The Toronto Star
February 7, 2013
Azmi Farah thinks it is only a matter of time before he can sell beer, wine and spirits at his mid-town Toronto convenience store and is skeptical about a new study linking increased private availability of booze to a hike in alcohol-related deaths.
If anything, the convenience of buying booze at your local convenience store could increase public safety by reducing the need to get behind the wheel when drinking, he argues.
“I’m not convinced. Better availability would mean people wouldn’t be driving all over the place. You’d see less drinking and driving,” said the proprietor of a Hasty Market store.
Farah was commenting on a British Columbia study that found the number of alcohol-related deaths jumps by 2 per cent when the number of private liquor stores increases by 10 per cent.
Researchers looked at all types of deaths related to alcohol–including traffic accidents, industrial accidents, homicides, alcohol poisoning, cirrhosis of the liver, pancreatitis and cancer.
The study was published online Wednesday in the journal Addiction. Lead author Tim Stockwell said the findings will have significant implications for international alcohol policy.
It will no doubt fuel the debate in Ontario over whether beer, wine and spirits should be sold in corner stores, something provincial Conservative leader Tim Hudak has recently proposed.
Premier Kathleen Wynne is opposed to the idea.
Stockwell said Ontarians might want to look at his study as it considers the issue.
“It is the study of a Canadian province that is not very dissimilar. And it is not an outlier. These studies are (similar to) other American studies, Scandinavian studies (of jurisdictions where) government monopolies are privatized,” said Stockwell, director of the Centre for Addictions Research of BC and professor of psychology at the University of Victoria.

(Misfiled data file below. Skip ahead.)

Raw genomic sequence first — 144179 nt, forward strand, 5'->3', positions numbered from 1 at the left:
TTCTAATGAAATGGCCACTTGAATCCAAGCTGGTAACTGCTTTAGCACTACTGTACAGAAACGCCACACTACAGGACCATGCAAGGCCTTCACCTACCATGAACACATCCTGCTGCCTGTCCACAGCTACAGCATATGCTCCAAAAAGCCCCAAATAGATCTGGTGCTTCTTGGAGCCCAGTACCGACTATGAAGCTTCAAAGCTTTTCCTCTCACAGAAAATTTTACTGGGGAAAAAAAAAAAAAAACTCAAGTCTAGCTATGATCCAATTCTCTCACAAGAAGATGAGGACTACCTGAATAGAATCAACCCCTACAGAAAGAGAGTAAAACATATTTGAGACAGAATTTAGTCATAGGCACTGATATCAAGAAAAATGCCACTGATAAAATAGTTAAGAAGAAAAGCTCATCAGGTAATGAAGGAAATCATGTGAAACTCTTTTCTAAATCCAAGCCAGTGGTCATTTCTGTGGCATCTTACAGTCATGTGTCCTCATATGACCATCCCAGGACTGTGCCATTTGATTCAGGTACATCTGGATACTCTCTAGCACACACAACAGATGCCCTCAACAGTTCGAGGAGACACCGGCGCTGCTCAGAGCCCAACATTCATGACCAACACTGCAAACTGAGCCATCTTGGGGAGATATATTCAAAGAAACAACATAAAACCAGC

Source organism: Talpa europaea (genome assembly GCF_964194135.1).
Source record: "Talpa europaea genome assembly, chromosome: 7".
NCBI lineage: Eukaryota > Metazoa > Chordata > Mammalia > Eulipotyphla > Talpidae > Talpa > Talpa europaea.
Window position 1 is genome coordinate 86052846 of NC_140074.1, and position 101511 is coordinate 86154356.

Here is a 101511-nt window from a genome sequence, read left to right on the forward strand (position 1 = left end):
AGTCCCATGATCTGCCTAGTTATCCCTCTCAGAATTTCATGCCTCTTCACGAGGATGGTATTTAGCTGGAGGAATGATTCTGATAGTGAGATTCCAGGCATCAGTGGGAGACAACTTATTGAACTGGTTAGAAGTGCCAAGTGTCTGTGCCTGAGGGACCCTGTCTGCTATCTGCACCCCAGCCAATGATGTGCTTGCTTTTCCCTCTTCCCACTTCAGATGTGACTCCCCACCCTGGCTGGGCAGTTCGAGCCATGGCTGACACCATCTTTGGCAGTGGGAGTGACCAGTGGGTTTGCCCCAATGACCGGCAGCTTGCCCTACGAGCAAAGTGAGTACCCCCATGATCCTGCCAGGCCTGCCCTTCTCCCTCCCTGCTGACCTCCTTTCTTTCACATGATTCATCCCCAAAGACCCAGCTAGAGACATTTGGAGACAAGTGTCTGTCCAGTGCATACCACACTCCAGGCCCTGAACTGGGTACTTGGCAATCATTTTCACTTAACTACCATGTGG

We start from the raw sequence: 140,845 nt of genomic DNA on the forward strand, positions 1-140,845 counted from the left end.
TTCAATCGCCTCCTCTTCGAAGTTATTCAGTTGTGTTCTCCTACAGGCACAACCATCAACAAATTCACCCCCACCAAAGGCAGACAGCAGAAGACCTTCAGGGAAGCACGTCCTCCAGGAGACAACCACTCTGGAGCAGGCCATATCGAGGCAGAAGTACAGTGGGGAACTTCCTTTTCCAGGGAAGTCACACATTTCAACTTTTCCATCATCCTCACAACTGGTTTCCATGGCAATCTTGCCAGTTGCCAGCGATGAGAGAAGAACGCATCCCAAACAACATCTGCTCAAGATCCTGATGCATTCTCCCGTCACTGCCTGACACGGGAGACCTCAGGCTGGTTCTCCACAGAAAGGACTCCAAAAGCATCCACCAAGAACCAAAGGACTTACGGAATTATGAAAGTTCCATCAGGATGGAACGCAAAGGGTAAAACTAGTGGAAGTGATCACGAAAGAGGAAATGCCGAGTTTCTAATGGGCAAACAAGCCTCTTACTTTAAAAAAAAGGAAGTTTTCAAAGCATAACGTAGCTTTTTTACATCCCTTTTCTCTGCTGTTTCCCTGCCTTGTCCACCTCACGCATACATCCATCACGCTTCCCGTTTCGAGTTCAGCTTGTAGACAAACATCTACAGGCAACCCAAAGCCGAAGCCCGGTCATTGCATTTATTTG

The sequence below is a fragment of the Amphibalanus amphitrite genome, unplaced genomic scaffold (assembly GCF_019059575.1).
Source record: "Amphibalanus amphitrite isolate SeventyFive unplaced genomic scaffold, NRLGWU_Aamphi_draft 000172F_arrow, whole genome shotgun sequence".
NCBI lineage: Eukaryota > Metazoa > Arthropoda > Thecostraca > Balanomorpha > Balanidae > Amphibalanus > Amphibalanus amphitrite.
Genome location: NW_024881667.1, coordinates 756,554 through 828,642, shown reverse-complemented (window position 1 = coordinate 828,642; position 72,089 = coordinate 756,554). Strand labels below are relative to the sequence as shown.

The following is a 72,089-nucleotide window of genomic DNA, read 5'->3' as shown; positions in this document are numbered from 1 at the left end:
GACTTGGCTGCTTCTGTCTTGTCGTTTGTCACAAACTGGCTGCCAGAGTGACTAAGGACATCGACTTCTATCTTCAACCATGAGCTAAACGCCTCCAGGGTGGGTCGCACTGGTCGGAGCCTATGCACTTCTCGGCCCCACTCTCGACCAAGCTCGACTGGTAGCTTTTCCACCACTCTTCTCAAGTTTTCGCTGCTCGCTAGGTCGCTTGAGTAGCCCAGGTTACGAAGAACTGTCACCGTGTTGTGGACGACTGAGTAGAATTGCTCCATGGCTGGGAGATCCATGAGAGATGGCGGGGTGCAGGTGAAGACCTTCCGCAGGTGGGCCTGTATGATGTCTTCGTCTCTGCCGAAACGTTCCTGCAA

“There are clear effects on consumption and related harm. People have to consider if their freedom and convenient access to alcohol is worth the price of more alcohol-related deaths and health costs and crime costs,” he added.
While British Columbia does not allow for the sale of beer and wine in corner stores, the province has allowed for more privatization of the industry in recent years. Booze is still available in government stores in that province but increasingly sold in privately owned liquor stores as well.
The researchers, who considered data between 2002 and 2009, also estimated that a 10 per cent increase in minimum alcohol prices is associated with a 32 per cent drop in alcohol-related deaths.
The Ontario Convenience Stores Association is lobbying hard for the sale of beer and wine in corner stores and plans to soon ramp up a petition campaign.
Farah said a day rarely goes by when the issue doesn’t come up at his store.
“Our customers always ask about it and say, ‘I wish you had it,'” he said, adding that greater local access would mean patrons would not over-buy booze.
Dave Bryans, CEO of the association, was also skeptical of the study, particularly as it related to drinking and driving deaths.
“Over the last 10 years, drinking and driving has gone down substantially. (Meantime) we have had more access. You have wine available in grocery stores, you have bars staying open longer, … we have microbreweries popping up everywhere,” he said.
But Andrew Murie, CEO of MADD Canada, said his organization is opposed to the idea of corner stores selling booze.
“It increases access for intoxicated patrons and young people because the goal is profit, not social responsibility,” he said.
Farah took umbrage at that claim, arguing that social responsibility is very important to retailers like himself. He said he’d been instructing employees earlier in the day about the dangers of selling tobacco to minors.